Today I am writing about what I call The Final Destination Argument.
The idea goes like this: You are in an important meeting discussing implementation details of something, one of the meeting attendees propose the following scenario
“What if there is a zombie apocalypse and everyone dies, miraculously one of our users survive and they still want to use our app, but all the AWS data centers got burnt during the apocalypse and our service is unreachable, what are we doing then?”
To which someone responds “why would the zombies be interested in burning AWS? This doesn’t make sense”
The discussion goes on.
The sad thing about such discussions is that they derail the meeting. It gets worse in consensus driven cultures where every voice should be heard and all the points should be addressed. I am not against mentioning the improbable but I also like fast decision making. When such discussions start and people go with the flow I know the meeting is over and we will spend the remaining time discussing why zombies don’t like AWS and whether we should move to Azure.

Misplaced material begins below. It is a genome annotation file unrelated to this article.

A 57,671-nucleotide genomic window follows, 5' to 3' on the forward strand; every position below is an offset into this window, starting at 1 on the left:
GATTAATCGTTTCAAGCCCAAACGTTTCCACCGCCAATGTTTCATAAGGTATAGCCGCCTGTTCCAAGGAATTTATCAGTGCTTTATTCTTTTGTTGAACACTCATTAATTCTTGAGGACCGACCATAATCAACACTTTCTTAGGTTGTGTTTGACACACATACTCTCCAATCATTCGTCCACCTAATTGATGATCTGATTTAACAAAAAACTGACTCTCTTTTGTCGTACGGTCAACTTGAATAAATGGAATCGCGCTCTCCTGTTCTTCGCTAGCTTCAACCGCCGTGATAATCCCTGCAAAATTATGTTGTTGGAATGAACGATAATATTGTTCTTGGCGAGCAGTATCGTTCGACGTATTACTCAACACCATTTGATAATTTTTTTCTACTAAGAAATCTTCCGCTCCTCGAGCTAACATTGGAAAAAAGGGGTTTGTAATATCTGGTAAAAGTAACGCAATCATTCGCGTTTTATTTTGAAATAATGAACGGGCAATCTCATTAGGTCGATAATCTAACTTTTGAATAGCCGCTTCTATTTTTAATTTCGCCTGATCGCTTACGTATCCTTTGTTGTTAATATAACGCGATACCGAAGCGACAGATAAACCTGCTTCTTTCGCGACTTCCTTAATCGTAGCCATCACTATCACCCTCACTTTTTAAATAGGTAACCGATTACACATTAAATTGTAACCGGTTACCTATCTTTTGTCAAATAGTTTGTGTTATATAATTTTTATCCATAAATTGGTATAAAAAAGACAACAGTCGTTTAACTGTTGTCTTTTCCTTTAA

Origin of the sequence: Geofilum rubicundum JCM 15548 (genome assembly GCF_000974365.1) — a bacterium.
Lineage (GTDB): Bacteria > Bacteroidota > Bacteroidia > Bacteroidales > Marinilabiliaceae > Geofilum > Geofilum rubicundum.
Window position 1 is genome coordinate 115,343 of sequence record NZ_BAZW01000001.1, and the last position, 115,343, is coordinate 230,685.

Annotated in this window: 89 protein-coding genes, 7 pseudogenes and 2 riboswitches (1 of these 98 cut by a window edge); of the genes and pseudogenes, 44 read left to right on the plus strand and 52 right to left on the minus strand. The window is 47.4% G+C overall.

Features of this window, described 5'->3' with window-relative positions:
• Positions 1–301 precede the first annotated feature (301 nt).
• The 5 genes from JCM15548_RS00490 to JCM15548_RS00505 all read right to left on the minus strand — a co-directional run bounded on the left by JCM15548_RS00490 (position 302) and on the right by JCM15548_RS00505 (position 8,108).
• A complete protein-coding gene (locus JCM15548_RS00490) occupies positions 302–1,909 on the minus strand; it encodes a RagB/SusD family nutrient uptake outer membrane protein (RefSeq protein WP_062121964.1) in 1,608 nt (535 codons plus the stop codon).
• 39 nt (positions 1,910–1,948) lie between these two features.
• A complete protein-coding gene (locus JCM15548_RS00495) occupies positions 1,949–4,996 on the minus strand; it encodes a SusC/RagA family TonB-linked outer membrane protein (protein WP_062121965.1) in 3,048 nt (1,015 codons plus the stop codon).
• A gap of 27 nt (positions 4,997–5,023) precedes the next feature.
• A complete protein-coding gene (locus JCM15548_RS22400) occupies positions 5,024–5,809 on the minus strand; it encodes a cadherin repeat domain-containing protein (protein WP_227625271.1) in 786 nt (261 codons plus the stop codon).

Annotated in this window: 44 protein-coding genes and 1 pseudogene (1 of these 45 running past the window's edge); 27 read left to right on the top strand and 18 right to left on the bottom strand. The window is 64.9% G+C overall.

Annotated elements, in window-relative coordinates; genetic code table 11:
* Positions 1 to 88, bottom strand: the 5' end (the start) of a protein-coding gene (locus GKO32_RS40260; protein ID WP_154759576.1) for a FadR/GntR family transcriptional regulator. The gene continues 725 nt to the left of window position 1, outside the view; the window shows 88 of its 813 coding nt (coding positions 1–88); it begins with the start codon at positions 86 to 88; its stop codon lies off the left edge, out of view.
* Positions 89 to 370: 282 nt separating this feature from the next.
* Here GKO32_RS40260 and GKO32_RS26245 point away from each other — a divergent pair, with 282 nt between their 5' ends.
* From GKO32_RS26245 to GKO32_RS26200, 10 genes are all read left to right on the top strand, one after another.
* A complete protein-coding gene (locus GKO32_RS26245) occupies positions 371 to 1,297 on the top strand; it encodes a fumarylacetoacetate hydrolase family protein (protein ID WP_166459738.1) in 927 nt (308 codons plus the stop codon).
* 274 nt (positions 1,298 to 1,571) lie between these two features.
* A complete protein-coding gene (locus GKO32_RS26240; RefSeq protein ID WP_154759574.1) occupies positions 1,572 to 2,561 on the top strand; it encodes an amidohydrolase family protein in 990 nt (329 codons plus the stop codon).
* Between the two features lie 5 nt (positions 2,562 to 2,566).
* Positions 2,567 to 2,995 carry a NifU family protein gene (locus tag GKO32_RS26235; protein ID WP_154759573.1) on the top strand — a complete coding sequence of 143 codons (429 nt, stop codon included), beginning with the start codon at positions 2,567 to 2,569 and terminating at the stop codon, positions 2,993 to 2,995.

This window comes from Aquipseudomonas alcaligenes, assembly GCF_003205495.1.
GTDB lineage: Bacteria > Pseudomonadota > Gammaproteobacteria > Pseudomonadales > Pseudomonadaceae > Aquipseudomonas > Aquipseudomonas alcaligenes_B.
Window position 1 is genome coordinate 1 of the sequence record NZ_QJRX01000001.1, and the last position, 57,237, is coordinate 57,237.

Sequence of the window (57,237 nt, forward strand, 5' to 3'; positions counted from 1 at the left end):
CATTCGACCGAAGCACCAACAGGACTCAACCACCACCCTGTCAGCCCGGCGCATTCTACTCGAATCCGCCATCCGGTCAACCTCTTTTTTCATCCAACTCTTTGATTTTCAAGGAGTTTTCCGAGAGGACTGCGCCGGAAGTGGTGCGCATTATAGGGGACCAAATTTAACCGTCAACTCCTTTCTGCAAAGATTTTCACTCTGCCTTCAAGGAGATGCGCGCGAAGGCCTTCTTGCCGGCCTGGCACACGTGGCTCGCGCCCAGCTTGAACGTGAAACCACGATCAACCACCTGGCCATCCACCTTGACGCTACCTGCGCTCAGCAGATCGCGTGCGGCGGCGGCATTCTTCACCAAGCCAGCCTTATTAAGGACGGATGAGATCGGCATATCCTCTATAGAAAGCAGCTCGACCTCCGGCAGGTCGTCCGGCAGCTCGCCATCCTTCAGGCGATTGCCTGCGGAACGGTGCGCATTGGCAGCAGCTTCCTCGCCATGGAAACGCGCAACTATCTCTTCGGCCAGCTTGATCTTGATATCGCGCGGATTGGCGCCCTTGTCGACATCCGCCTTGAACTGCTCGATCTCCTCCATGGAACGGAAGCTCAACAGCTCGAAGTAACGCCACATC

I call this the Final Destination Argument. People discuss death scenarios similar to those in the “Final Destination” movie. I know the people died in the movie but companies also die by being slow.
I am glad I wrote this. Next time I will call it out when someone goes into this.